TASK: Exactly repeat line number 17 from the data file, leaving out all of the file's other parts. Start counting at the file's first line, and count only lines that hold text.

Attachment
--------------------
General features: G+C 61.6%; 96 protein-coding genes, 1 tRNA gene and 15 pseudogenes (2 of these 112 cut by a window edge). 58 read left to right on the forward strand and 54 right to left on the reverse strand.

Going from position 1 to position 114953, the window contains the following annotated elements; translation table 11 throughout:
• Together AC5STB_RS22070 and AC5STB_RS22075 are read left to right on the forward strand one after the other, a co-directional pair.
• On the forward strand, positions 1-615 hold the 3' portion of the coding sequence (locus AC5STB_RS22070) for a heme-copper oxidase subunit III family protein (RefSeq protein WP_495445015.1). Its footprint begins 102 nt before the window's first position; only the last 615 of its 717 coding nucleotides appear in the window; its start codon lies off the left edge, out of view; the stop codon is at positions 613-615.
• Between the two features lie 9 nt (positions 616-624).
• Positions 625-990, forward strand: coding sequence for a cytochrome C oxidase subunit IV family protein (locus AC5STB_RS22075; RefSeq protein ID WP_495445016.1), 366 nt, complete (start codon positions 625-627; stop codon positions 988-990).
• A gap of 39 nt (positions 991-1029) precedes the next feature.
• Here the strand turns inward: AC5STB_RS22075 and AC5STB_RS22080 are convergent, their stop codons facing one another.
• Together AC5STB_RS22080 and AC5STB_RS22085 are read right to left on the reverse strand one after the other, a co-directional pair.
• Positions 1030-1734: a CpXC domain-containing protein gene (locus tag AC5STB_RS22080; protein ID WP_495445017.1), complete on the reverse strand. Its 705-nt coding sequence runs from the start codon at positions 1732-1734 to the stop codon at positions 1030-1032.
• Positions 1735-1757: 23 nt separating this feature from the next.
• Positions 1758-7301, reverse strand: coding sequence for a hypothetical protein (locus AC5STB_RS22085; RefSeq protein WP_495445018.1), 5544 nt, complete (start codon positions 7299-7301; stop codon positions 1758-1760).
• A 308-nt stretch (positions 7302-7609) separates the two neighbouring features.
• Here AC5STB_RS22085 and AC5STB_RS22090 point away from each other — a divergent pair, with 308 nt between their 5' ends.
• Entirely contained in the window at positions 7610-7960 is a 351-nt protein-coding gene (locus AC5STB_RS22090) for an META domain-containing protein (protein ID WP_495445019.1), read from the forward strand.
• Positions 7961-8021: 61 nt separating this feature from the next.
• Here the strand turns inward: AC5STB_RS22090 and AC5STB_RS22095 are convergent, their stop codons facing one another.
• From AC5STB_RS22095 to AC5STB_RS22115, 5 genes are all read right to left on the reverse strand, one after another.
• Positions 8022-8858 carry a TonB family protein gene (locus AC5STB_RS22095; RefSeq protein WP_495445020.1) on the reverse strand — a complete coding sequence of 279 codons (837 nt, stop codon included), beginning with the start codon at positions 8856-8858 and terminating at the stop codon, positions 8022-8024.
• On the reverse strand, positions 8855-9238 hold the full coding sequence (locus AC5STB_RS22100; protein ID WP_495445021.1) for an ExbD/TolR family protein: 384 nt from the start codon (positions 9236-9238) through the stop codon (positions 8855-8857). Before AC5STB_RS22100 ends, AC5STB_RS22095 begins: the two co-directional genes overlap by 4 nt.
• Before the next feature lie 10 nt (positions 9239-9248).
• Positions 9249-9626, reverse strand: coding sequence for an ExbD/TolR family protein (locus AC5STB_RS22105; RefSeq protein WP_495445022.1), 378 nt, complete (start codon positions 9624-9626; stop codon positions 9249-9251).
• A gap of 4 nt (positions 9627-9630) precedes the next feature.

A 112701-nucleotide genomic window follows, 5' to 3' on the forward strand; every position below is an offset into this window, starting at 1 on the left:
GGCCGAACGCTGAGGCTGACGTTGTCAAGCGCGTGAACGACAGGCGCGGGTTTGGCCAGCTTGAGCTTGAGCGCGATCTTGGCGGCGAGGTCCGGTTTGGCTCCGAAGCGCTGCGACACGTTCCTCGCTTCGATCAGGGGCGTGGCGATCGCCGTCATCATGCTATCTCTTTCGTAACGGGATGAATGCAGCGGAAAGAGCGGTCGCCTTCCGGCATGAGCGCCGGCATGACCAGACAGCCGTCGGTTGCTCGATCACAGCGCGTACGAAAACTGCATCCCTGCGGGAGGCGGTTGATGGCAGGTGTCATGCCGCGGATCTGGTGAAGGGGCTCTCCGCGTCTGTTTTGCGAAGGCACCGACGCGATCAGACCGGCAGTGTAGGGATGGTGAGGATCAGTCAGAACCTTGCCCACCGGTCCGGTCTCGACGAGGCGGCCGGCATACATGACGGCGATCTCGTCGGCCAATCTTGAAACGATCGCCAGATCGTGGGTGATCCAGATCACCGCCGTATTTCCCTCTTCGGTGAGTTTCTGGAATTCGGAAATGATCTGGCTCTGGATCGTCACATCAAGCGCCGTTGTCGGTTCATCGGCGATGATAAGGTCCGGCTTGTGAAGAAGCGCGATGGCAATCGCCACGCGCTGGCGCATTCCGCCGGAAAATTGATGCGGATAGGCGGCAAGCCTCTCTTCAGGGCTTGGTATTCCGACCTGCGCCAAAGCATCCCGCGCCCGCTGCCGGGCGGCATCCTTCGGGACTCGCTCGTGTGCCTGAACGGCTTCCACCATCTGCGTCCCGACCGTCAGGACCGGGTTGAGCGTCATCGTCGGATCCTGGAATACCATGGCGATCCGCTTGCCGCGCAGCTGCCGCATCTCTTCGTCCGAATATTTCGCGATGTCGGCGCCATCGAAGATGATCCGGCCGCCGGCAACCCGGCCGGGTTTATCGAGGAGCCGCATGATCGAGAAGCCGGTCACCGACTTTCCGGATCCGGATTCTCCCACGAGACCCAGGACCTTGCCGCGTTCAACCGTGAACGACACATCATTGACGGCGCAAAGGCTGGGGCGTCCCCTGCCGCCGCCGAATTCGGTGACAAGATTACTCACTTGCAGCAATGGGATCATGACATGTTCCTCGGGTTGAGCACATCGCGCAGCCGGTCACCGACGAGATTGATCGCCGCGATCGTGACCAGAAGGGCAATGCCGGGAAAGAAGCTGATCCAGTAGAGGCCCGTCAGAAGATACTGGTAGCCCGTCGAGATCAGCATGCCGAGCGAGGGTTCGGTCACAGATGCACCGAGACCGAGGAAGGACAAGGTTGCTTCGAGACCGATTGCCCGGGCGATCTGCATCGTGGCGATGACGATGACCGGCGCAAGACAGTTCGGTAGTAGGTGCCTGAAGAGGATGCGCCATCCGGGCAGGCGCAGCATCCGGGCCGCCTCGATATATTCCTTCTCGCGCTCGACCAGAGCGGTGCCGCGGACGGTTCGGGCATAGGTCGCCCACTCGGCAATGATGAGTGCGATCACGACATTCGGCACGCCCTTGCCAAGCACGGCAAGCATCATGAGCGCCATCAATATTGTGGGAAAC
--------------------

• Here the strand turns inward: AC5STB_RS22090 and AC5STB_RS22095 are convergent, their stop codons facing one another.